Other ways to use this technique:
This activity ties in so well to language (abstract terms), and social studies/history. It provides a lot of opportunity to learn about different periods of time. It could also be used after reading a portion of a book as a class, to consider what the characters might be feeling and experiencing at a particular point in time.
After we created our tableaus, we were taught about the concept of sculpting (one student takes on the role of the sculptor, and one takes on the role of the clay. The sculptor shapes the clay to reflect the idea being portrayed). In each group, a sculptor was chosen to change the tableau to reflect another word. I was the sculptor in my group. It was fascinating to me how many different ideas could come from one tableau, and our group’s creativity really came out during this activity. We chose to sculpt our tableau from loss to victory. This was a great way to build teamwork and non-verbal communication (as we were not allowed to speak throughout our sculpting experience).
Accommodation/Special Needs Consideration: This activity would work really well for a student who feels uncomfortable speaking, or who has Selective Mutism. If this student were the sculptor, it would be empowering for this student to be able to communicate without words and have their peers tuned into their ideas. It would also be an eye-opening activity if this student were the clay. In this case, their peers would get a glimpse of how difficult it is for the student to communicate without words, and this could grow understanding and a culture of stronger communication in this classroom on a regular basis.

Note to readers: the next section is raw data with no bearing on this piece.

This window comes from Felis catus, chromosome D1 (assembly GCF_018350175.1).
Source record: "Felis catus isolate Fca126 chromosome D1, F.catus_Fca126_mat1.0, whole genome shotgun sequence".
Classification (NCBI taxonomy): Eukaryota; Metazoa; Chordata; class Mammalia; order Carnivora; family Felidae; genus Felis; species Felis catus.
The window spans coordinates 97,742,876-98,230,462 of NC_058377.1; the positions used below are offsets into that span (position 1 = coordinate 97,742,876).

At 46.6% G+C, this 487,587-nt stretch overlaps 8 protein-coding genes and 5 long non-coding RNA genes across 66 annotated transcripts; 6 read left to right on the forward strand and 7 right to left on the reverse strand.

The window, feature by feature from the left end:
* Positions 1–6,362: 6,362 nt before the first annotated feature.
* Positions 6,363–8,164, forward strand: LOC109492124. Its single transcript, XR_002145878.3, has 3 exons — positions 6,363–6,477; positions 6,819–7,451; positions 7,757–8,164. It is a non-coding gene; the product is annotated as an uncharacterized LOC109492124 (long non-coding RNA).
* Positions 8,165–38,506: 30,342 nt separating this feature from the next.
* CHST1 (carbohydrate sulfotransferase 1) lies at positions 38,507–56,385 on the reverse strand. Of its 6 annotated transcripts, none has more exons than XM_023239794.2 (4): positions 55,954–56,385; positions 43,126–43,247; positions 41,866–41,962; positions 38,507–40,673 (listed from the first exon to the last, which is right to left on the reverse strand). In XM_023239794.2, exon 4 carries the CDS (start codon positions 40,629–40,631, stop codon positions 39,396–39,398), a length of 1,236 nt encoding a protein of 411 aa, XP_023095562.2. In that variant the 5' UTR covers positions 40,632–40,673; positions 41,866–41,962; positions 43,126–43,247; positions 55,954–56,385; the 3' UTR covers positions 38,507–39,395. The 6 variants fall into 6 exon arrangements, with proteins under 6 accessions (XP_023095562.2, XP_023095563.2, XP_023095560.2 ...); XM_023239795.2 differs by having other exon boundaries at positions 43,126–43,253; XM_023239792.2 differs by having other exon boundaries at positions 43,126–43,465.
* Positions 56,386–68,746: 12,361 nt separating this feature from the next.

For someone with a physical disability, they could be the sculptor and could sculpt by verbally asking the “clay” to take a certain position, as opposed to moving them physically. In this case, I would ask all of the sculptors to verbally sculpt in order to make that student feel as comfortable as possible.
In general, this technique is useful for students to experience many feelings, from triumph to defeat, from sadness to excitement, from fear to confidence, and so on depending on the context of the lesson.
This is also a great assessment opportunity for teachers to be able to listen in on what students are saying to decipher if they understand the role they are taking in the corridor and if their words reflect the event/time/experience being re-created.
The Corridor of Voices is effective for students who are nervous about performing in front of their peers. This activity has the whole class participating at the same time, which goes a long way to making students feel comfortable with participating. It also allows these students to follow the lead of more confident students and learn from them. This activity provides a safe space for students to create a corridor with words that they think would be associated with the role they are taking, and learn from the words others are using.
IMPORTANT TO NOTE: Teachers should be sure to walk back and forth outside the corridor, and even through the corridor to ensure that what students are saying is appropriate and fitting for the activity/theme.
My experience in the corridor was not what I expected it to be. I forgot for a second that I was even in drama class. The space created by students standing on either side of me and the sound of voices around me made the experience so authentic. It felt real, and helped me to take on the perspective of those in the war in a much more realistic way, as opposed to just imagining how they would have felt. This is evidence that Dwyer’s theory (experiencing and teaching are strong ways to learn and remember a lesson learned) is something to use and consider in my own classroom.
These Remembrance Day activities are rich experiences for students to develop the curriculum Elements of Drama of role/character, as they take on the perspectives of soldiers and their families. They would also develop skills in establishing the time/place of their scene and creating tension to show the seriousness of the events of the war and display the emphasis and themes of Remembrance Day.